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News and comments on community broadband networks, the communities deploying them and the technologies that support them. Published by Denise Frey and Al Bonnyman.

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Thursday, October 16, 2003


Alabama: "Courtland utility worker recovering from severe burns"

"A city utilities worker badly burned by a 7,200-watt power line was in critical condition but appeared to be progressing, Courtland Mayor Ted Letson said."

The power lineman was moving a pole when he was badly shocked and burned. See the article for more details. A local TV station reported the injuries were bad enough to require helicopter evacuation to Birmingham.

Pole moves and replacements are always expensive and frequently difficult. Highly-skilled, power-qualified linemen with expensive special equipment are required to make these moves.

Avoiding pole replacements and moves; why municipal broadband developers should care

The Courtland tragedy may have nothing to do with a municipal broadband system; the article doesn't say. I included it in this blog, however, because in the U.S., pole moves and replacements are usually the biggest single cost when constructing a municipal broadband system the "old-fashioned way". That is, their designer tells them to build it the way cable TV companies do it -- by stringing fiber or coax in the communications space. The communications space on the poles is usually so crowded that usually 20% or more of the poles have to be replaced with taller poles at $3000 or more per pole just to meet National Electric Safety Code (NESC) requirements for adding a new cable. With 30 to 40 poles per mile, the pole replacement costs may exceed the cost of the initial transport electronics equipment purchase.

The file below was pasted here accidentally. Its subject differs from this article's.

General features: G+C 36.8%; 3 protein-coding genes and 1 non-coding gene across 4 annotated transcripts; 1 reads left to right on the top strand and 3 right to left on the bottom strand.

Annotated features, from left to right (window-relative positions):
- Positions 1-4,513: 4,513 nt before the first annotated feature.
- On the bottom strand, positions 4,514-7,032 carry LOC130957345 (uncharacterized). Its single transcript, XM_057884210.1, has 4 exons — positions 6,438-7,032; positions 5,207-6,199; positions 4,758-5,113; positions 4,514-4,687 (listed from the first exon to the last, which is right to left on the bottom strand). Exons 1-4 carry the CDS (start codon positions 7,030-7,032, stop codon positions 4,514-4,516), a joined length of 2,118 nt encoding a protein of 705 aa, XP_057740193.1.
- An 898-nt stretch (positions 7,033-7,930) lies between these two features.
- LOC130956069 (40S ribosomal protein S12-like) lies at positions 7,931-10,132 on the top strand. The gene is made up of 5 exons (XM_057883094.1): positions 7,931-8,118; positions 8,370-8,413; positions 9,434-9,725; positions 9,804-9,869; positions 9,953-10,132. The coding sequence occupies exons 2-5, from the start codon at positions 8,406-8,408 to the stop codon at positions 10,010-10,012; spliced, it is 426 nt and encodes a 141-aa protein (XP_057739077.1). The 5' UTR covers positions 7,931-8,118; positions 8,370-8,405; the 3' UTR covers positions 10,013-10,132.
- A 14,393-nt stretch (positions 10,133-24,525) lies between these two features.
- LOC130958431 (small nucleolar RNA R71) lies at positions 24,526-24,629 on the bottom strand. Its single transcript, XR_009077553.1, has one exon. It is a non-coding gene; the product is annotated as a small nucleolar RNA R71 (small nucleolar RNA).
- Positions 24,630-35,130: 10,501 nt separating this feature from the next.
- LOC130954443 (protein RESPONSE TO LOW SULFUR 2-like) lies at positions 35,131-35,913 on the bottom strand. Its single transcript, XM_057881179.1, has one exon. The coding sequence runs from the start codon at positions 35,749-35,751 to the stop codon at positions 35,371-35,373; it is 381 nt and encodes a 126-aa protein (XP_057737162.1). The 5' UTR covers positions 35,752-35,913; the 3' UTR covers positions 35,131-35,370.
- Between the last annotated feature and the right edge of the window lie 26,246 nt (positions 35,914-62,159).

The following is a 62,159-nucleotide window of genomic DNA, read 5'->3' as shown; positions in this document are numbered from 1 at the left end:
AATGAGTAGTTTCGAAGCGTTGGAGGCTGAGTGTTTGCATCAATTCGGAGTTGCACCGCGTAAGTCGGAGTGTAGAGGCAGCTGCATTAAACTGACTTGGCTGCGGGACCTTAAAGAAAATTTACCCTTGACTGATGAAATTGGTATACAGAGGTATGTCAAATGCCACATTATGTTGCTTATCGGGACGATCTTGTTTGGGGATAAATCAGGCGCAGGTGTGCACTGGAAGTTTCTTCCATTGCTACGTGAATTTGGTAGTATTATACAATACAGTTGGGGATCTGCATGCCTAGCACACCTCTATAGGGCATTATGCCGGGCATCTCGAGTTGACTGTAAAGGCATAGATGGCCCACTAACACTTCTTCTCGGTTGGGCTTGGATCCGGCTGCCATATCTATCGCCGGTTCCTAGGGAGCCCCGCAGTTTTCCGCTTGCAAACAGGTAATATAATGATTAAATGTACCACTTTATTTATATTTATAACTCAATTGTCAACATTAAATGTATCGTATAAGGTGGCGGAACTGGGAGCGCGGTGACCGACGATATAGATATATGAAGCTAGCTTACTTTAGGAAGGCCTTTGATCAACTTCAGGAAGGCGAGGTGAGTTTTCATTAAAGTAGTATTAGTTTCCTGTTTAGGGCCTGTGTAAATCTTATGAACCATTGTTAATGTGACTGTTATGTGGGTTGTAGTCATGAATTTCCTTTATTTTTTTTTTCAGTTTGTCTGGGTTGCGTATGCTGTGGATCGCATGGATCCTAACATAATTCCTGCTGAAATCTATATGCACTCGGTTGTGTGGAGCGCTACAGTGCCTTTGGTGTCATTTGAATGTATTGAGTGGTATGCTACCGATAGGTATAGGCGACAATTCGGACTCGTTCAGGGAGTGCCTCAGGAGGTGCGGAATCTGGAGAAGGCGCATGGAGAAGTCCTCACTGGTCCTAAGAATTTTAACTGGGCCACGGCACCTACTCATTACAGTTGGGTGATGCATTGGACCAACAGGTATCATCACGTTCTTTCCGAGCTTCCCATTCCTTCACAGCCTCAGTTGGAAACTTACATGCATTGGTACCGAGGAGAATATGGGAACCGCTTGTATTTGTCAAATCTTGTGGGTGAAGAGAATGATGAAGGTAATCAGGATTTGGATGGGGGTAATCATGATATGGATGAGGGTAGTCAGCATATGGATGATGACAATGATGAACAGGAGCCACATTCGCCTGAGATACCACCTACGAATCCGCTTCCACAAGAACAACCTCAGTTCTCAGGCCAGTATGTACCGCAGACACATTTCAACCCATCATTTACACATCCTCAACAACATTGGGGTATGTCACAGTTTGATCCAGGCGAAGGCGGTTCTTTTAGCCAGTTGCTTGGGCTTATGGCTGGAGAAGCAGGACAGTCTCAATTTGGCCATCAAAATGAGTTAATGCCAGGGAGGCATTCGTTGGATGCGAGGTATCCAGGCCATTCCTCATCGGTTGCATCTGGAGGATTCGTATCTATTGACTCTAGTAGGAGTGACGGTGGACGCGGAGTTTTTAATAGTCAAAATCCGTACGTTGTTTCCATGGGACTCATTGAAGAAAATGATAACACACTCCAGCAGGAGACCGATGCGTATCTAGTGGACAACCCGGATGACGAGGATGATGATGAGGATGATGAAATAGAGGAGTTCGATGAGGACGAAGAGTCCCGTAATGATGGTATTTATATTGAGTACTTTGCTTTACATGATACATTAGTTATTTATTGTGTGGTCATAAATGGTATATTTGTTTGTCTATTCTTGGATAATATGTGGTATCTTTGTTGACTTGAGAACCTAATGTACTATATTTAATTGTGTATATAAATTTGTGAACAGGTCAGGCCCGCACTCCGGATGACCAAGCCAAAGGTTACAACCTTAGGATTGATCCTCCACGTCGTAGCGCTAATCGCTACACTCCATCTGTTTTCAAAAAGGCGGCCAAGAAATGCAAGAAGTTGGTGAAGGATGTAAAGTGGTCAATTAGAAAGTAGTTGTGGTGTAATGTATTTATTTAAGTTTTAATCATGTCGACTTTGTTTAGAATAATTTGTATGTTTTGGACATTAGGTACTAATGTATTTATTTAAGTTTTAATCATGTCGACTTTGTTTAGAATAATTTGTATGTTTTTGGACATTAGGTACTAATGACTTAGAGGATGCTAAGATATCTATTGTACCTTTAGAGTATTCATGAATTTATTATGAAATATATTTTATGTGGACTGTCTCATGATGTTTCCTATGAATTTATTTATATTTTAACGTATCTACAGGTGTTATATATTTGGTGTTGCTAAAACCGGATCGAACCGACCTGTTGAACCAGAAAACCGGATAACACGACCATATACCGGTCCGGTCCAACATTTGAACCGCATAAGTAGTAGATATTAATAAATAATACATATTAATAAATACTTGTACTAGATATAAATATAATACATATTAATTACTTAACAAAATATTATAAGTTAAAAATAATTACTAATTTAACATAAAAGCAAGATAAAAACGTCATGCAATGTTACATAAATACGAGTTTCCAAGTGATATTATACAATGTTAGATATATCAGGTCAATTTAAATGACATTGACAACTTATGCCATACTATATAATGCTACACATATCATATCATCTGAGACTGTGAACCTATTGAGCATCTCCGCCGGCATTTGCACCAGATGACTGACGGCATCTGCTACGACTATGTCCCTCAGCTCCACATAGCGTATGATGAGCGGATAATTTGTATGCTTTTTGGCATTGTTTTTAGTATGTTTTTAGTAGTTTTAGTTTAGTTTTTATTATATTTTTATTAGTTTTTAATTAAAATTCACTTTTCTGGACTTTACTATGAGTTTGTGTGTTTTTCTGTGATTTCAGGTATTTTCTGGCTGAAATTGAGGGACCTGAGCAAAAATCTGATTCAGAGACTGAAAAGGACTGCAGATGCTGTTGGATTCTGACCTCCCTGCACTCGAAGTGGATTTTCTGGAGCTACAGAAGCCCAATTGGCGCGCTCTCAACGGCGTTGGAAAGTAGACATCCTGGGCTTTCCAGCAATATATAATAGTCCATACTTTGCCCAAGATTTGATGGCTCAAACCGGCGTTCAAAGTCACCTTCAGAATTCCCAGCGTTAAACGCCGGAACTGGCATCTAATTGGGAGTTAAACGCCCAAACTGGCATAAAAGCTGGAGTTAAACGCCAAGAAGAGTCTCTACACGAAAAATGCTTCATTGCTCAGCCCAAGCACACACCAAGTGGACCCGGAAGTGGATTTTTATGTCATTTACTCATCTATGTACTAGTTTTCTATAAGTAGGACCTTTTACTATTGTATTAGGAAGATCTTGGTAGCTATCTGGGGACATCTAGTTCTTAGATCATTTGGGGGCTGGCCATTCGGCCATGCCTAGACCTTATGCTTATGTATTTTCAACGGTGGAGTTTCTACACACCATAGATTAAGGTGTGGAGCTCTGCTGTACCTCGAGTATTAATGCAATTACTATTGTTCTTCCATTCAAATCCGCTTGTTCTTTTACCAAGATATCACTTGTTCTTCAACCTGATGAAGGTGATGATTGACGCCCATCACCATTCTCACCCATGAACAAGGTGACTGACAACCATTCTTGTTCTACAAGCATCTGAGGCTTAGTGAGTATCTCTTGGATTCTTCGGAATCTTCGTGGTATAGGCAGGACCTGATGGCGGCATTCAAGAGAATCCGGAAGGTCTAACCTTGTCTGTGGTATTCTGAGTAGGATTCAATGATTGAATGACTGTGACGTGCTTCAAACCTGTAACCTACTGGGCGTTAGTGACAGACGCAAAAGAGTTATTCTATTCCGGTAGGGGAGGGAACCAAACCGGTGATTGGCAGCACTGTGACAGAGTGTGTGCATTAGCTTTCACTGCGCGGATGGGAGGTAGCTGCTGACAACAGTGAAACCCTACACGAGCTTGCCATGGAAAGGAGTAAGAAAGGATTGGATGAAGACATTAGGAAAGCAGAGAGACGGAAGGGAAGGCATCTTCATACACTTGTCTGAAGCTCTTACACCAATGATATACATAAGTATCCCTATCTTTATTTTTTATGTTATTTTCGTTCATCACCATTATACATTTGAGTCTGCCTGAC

How municipal power utilities cut pole replacements by 98% when building broadband systems

A power utility can deploy all-dielectric self-supporting (ADSS) fiber cable in the power region of the pole, where there's more space, and virtually eliminate all pole replacements. For instance, when Fiber Planners designed the ADSS fiber backbone for Bristol Virginia Utilities Board (BVUB), only one pole needed replacement in over 100 miles of system.

Note that because of the pole replacement cost issue, it's now actually cheaper for a power utility to deploy fiber to the home (FTTH) than a hybrid fiber coax (HFC) system. (Metallic coaxial cable pretty much has to be installed in the communications region to meet NESC safety requirements; a few utilities have tried installing it in the power region, but the code requirements are onerous)

Some companies with cable TV construction crews and cable TV system designers will tell a municipal utility that they will in fact install ADSS for them -- but they install it in the communications region, totally eliminating the reason for doing so. (I can think of three just in Georgia alone that were conned this way).

For more information on ADSS installations

The Fiber Planners web site has some useful information on ADSS installations. In particular, you might want to look at the best practices and the distribution design section. (Yes, there is some advertising for Fiber Planners, but there's also good technical information as well.)


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